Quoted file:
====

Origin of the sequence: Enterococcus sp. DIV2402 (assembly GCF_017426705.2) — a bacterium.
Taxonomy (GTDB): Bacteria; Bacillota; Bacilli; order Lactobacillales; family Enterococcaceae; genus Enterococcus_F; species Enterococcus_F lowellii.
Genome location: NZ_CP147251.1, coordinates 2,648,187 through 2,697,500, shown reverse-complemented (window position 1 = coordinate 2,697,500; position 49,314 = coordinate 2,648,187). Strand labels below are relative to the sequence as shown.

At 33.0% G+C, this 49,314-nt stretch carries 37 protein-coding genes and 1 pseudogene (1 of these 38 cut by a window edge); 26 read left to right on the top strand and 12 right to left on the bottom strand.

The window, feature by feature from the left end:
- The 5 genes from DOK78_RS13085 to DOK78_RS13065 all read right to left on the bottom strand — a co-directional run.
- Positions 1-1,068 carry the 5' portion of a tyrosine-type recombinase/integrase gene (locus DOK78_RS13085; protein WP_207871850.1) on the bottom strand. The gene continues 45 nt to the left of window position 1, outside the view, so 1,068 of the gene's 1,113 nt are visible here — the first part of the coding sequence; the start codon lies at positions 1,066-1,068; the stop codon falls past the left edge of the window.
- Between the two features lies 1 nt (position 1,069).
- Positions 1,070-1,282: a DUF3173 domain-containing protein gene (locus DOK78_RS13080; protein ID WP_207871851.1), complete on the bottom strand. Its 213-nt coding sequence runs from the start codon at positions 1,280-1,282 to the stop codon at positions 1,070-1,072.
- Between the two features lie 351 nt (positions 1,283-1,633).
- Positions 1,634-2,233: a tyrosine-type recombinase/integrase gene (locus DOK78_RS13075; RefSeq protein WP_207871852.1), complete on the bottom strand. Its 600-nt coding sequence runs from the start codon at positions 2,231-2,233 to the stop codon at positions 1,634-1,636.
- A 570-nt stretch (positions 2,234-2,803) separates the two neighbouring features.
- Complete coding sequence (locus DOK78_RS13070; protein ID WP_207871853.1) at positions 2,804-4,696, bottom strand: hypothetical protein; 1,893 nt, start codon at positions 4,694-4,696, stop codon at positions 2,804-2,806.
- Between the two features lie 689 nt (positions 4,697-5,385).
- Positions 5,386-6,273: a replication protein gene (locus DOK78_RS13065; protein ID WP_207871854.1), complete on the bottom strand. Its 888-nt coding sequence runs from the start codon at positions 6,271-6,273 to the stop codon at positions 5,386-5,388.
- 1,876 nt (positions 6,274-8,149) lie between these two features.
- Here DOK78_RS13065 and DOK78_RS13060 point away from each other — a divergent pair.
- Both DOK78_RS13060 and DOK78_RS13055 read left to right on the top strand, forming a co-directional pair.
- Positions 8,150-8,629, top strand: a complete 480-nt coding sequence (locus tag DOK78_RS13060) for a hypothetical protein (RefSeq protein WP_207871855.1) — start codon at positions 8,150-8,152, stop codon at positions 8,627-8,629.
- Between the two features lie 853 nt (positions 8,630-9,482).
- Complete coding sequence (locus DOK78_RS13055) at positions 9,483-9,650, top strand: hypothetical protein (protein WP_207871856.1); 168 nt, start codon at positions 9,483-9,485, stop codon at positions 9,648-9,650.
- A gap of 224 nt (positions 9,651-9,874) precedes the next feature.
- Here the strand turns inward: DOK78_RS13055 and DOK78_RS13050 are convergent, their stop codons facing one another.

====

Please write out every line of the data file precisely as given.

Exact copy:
Origin of the sequence: Enterococcus sp. DIV2402 (assembly GCF_017426705.2) — a bacterium.
Taxonomy (GTDB): Bacteria; Bacillota; Bacilli; order Lactobacillales; family Enterococcaceae; genus Enterococcus_F; species Enterococcus_F lowellii.
Genome location: NZ_CP147251.1, coordinates 2,648,187 through 2,697,500, shown reverse-complemented (window position 1 = coordinate 2,697,500; position 49,314 = coordinate 2,648,187). Strand labels below are relative to the sequence as shown.

At 33.0% G+C, this 49,314-nt stretch carries 37 protein-coding genes and 1 pseudogene (1 of these 38 cut by a window edge); 26 read left to right on the top strand and 12 right to left on the bottom strand.

The window, feature by feature from the left end:
- The 5 genes from DOK78_RS13085 to DOK78_RS13065 all read right to left on the bottom strand — a co-directional run.
- Positions 1-1,068 carry the 5' portion of a tyrosine-type recombinase/integrase gene (locus DOK78_RS13085; protein WP_207871850.1) on the bottom strand. The gene continues 45 nt to the left of window position 1, outside the view, so 1,068 of the gene's 1,113 nt are visible here — the first part of the coding sequence; the start codon lies at positions 1,066-1,068; the stop codon falls past the left edge of the window.
- Between the two features lies 1 nt (position 1,069).
- Positions 1,070-1,282: a DUF3173 domain-containing protein gene (locus DOK78_RS13080; protein ID WP_207871851.1), complete on the bottom strand. Its 213-nt coding sequence runs from the start codon at positions 1,280-1,282 to the stop codon at positions 1,070-1,072.
- Between the two features lie 351 nt (positions 1,283-1,633).
- Positions 1,634-2,233: a tyrosine-type recombinase/integrase gene (locus DOK78_RS13075; RefSeq protein WP_207871852.1), complete on the bottom strand. Its 600-nt coding sequence runs from the start codon at positions 2,231-2,233 to the stop codon at positions 1,634-1,636.
- A 570-nt stretch (positions 2,234-2,803) separates the two neighbouring features.
- Complete coding sequence (locus DOK78_RS13070; protein ID WP_207871853.1) at positions 2,804-4,696, bottom strand: hypothetical protein; 1,893 nt, start codon at positions 4,694-4,696, stop codon at positions 2,804-2,806.
- Between the two features lie 689 nt (positions 4,697-5,385).
- Positions 5,386-6,273: a replication protein gene (locus DOK78_RS13065; protein ID WP_207871854.1), complete on the bottom strand. Its 888-nt coding sequence runs from the start codon at positions 6,271-6,273 to the stop codon at positions 5,386-5,388.
- 1,876 nt (positions 6,274-8,149) lie between these two features.
- Here DOK78_RS13065 and DOK78_RS13060 point away from each other — a divergent pair.
- Both DOK78_RS13060 and DOK78_RS13055 read left to right on the top strand, forming a co-directional pair.
- Positions 8,150-8,629, top strand: a complete 480-nt coding sequence (locus tag DOK78_RS13060) for a hypothetical protein (RefSeq protein WP_207871855.1) — start codon at positions 8,150-8,152, stop codon at positions 8,627-8,629.
- Between the two features lie 853 nt (positions 8,630-9,482).
- Complete coding sequence (locus DOK78_RS13055) at positions 9,483-9,650, top strand: hypothetical protein (protein WP_207871856.1); 168 nt, start codon at positions 9,483-9,485, stop codon at positions 9,648-9,650.
- A gap of 224 nt (positions 9,651-9,874) precedes the next feature.
- Here the strand turns inward: DOK78_RS13055 and DOK78_RS13050 are convergent, their stop codons facing one another.